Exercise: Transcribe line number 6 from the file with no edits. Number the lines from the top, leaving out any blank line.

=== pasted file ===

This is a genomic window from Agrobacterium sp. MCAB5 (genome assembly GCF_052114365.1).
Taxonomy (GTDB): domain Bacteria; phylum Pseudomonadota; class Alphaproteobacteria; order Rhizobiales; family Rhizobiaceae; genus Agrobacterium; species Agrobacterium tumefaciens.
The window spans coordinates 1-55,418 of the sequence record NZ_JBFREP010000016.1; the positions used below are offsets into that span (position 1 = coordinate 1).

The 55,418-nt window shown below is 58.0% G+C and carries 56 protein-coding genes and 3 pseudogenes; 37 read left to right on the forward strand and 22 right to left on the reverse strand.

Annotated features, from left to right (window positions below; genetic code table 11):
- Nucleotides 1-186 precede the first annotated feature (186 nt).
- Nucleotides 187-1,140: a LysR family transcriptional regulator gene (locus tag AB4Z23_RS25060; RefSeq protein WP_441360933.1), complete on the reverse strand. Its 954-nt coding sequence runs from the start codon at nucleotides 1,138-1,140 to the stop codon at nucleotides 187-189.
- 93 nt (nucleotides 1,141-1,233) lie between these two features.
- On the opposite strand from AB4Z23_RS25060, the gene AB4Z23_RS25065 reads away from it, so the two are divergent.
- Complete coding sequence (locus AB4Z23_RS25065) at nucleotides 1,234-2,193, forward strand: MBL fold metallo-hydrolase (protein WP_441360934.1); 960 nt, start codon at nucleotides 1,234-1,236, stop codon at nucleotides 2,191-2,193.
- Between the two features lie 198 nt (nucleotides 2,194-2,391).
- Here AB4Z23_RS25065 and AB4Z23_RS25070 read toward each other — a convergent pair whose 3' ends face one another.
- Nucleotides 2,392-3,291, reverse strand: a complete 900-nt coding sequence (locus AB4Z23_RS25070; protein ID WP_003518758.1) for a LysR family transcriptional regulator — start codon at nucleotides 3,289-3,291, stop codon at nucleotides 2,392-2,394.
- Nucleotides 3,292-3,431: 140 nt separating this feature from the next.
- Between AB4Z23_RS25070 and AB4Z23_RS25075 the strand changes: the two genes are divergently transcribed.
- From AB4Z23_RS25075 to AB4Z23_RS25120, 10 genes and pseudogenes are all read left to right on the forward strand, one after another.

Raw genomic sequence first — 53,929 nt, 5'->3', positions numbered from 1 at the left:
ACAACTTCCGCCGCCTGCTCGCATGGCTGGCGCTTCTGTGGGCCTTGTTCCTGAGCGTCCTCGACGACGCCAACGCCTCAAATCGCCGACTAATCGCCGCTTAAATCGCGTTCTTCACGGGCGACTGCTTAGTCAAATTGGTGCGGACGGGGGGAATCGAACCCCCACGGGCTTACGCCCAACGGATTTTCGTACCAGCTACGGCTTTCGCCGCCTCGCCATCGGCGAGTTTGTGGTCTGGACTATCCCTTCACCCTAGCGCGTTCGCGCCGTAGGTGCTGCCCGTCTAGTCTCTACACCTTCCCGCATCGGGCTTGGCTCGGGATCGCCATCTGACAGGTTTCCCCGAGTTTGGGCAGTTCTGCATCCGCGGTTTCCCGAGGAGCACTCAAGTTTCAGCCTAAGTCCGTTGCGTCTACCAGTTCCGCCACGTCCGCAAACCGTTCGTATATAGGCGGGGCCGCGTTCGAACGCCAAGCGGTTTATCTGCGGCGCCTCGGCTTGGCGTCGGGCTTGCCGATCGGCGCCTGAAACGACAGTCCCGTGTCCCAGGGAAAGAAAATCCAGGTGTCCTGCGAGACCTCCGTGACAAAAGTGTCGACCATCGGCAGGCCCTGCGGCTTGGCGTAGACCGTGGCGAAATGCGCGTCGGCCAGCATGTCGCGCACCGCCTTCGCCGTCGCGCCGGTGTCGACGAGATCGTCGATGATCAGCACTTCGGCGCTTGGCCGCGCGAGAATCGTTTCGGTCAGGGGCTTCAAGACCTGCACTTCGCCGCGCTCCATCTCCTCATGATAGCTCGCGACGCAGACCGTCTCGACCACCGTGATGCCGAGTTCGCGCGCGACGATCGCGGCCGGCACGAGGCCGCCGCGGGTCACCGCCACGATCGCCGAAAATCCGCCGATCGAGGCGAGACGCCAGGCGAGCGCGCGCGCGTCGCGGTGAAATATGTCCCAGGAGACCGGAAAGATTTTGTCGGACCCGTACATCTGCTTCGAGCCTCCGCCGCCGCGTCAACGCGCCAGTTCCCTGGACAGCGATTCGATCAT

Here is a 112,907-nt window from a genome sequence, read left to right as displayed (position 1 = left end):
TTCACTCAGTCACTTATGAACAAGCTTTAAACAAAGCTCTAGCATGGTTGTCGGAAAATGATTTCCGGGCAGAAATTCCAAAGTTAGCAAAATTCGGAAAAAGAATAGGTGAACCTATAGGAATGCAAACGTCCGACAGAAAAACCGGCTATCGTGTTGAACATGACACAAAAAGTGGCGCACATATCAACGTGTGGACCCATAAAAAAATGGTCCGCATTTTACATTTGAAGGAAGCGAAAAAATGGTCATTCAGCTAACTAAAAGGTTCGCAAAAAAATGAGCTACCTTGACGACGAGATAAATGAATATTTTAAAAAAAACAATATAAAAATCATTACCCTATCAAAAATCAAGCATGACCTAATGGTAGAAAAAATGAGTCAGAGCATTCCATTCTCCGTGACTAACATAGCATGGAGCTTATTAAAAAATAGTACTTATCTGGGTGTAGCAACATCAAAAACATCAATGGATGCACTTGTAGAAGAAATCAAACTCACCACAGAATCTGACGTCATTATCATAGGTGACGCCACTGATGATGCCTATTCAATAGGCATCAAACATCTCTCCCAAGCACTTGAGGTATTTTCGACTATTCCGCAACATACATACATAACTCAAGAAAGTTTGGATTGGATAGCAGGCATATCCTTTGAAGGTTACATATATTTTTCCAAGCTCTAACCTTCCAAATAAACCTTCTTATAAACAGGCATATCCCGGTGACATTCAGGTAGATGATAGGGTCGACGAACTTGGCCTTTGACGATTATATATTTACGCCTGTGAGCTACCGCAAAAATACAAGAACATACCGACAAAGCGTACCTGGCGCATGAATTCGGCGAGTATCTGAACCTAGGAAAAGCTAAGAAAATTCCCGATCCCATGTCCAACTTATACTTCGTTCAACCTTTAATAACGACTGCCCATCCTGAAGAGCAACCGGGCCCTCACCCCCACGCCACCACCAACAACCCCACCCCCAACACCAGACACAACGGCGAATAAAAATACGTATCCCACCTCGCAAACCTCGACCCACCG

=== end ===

- Nucleotides 1-186 precede the first annotated feature (186 nt).